• EE 557 Homework 1 Report - This copy has a couple mistakes and has the source code removed from the end of the report. I challenge you to find the errors!

EE 556 - Analyzing the Power Grid

Description - The course explores the basic concepts for power system analysis. It also presents the modelling of transmission lines, transformers and generators for power system studies. Simplified methods to analyze grids with different voltage levels are discussed. Power system tools including power flows and fault analysis are then described and applied in illustrative examples.

Thoughts - This class was a critical one for me. Writing a Newton-Raphson load flow algorithm from scratch was on my bucket list. The source code for it is on GitHub here: MATLAB Newton-Raphson Load Flow

EE 551 - Wind Energy

Description - Covers the operation and modeling of wind energy, wind statistics, wind generators and converters, wind energy systems, challenges to wind energy development, impacts of wind energy on the power grid, and existing and potential solutions to wind energy integration.

Thoughts - This course was taught by the late Mohammed El Shakawri and was his final time teaching the course. It was fascinating learing and being able to calculate exactly how wind turbines generate power and exploring the ancillary services that modern wind farms with their power electronics are able to provide to the grid.

EE 560 - Advanced Machines and Drives

Description - Servo control requires proper knowledge and understanding of electric machines and power electronic drives. This course gives fundamental principles of AC and DC drive systems including machine structures and driver topologies. The fundamentals of brush DC, Brushless DC (BLDC), PM synchronous, and induction machines are explored. In addition, inverter topologies and control techniques are presented. The course begins with the basics of DC machines and extends to the concept of field orientation in AC machines.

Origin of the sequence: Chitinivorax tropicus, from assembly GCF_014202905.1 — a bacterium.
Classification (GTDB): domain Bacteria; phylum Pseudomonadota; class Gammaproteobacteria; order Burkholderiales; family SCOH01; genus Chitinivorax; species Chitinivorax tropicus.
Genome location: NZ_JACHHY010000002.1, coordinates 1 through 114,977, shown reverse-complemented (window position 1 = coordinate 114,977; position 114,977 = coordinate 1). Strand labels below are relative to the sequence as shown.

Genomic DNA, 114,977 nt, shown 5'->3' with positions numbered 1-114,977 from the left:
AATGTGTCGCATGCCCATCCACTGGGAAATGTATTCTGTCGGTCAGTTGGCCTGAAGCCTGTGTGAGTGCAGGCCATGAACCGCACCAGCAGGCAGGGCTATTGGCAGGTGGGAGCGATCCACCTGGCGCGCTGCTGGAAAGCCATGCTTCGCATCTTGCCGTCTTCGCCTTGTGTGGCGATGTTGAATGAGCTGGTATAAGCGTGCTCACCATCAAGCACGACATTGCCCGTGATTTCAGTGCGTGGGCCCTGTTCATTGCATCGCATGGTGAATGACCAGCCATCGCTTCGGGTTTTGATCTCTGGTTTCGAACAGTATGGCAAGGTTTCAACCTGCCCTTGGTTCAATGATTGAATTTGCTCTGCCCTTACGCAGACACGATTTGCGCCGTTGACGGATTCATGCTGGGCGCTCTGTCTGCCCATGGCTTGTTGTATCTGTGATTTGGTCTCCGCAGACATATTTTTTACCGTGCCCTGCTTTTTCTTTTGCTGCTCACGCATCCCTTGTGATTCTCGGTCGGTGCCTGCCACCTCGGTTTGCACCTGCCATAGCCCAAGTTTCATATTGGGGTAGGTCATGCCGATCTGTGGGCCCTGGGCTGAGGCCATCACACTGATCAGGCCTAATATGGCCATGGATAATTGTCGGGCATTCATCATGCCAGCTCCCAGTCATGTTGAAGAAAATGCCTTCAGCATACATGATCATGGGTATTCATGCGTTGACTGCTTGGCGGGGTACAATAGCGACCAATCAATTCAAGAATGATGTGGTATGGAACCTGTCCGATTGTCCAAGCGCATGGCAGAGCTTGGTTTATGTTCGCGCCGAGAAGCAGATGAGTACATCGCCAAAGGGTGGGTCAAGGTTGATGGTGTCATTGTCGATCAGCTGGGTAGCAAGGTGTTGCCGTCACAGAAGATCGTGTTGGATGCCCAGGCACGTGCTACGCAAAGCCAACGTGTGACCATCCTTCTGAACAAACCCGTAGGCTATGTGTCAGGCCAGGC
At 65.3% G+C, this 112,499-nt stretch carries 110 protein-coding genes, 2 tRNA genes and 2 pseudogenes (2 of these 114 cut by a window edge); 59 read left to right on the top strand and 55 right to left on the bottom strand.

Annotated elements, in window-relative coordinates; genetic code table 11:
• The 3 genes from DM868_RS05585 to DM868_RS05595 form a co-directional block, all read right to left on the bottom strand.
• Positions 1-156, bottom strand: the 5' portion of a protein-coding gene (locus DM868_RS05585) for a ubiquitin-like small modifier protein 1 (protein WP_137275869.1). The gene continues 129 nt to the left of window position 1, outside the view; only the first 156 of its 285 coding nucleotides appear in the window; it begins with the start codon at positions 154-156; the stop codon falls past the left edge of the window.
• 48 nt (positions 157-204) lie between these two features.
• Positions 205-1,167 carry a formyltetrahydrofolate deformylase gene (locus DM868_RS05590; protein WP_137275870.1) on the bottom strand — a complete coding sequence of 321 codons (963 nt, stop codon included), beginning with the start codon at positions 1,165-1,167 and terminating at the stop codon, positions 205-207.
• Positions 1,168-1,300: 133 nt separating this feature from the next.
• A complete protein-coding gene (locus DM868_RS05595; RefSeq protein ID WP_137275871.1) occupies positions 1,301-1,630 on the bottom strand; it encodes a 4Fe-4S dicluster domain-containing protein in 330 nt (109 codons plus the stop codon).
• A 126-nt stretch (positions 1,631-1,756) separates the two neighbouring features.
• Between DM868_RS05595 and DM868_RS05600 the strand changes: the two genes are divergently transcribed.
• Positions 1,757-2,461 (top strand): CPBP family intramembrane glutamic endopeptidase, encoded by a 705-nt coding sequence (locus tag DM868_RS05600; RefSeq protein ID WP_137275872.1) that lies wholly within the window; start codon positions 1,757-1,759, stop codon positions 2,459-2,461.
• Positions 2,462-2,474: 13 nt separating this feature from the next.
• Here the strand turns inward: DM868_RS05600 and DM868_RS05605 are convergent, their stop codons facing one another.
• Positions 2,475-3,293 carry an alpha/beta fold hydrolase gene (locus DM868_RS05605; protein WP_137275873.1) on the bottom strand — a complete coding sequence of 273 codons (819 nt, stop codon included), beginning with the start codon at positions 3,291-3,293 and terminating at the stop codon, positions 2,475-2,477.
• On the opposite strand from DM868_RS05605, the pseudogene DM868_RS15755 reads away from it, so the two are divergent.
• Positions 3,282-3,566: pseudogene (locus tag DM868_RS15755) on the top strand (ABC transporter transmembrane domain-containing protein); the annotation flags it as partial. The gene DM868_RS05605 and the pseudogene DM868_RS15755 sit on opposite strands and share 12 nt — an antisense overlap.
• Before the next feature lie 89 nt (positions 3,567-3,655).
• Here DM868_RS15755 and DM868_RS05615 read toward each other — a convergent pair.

Thoughts - This was the second course I took taught by Nicholas Nagel and it was incredibly challenging and rewarding. The final project involved building out an electric motor controller for a Tesla induction machine. Super cool. We got to use a power electronics simulator called PLECS by Plexim which was also amazing to work with.

EE 590 - Applied High Performance GPU Computing

Description - Introduction, evolution, and overview of parallel computing and overview to OpenCL. OpenCL host and kernel programming details, host and kernel programming details. Parallel software and performance theory, parallel FFT on GPU. Case studies in machine learning, image processing, and scientific visualization with GPUs and OpenCL.

Thoughts - This was a custom class in which we learned to write OpenCL for GPU programming. I bought a laptop with a GPU that I could program so that I could avoid going to the lab. I still have that laptop. It is currently my electronics workbench lab machine. For my final project, I worked with a classmate Eric Wilson to use parallel programming to downsample a radar data.